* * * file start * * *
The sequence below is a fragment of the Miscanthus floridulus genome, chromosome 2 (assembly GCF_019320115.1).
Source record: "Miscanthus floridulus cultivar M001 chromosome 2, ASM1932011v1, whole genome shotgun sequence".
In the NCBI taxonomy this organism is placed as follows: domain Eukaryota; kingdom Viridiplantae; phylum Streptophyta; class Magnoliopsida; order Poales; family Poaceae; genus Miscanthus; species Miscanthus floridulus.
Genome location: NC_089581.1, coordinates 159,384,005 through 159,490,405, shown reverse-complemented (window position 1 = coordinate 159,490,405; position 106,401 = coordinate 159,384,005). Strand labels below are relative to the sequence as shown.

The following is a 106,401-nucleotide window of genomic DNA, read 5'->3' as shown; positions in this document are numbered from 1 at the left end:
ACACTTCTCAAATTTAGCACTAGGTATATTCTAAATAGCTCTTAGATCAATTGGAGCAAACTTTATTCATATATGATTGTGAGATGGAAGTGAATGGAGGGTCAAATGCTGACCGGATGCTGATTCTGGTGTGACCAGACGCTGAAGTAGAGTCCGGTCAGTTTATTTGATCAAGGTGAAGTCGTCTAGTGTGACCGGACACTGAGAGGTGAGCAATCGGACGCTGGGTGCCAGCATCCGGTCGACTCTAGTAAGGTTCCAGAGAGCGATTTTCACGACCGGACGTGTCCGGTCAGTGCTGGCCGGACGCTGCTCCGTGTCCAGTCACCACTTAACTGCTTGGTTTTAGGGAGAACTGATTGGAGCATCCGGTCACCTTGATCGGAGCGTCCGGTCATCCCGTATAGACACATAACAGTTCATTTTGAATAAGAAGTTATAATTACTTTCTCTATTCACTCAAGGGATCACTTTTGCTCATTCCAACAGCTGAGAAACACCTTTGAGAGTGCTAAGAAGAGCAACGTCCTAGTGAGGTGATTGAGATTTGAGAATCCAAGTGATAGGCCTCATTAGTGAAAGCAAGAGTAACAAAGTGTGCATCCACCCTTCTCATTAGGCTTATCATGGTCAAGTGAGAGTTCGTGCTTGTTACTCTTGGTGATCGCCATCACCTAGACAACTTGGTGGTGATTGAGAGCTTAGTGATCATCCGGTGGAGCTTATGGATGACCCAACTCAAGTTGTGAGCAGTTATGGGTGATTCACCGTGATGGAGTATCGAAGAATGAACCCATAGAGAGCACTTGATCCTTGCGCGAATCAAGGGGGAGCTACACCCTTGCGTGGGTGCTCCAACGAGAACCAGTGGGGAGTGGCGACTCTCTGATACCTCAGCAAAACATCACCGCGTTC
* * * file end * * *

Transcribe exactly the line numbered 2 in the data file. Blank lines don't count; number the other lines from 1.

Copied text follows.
Source record: "Miscanthus floridulus cultivar M001 chromosome 2, ASM1932011v1, whole genome shotgun sequence".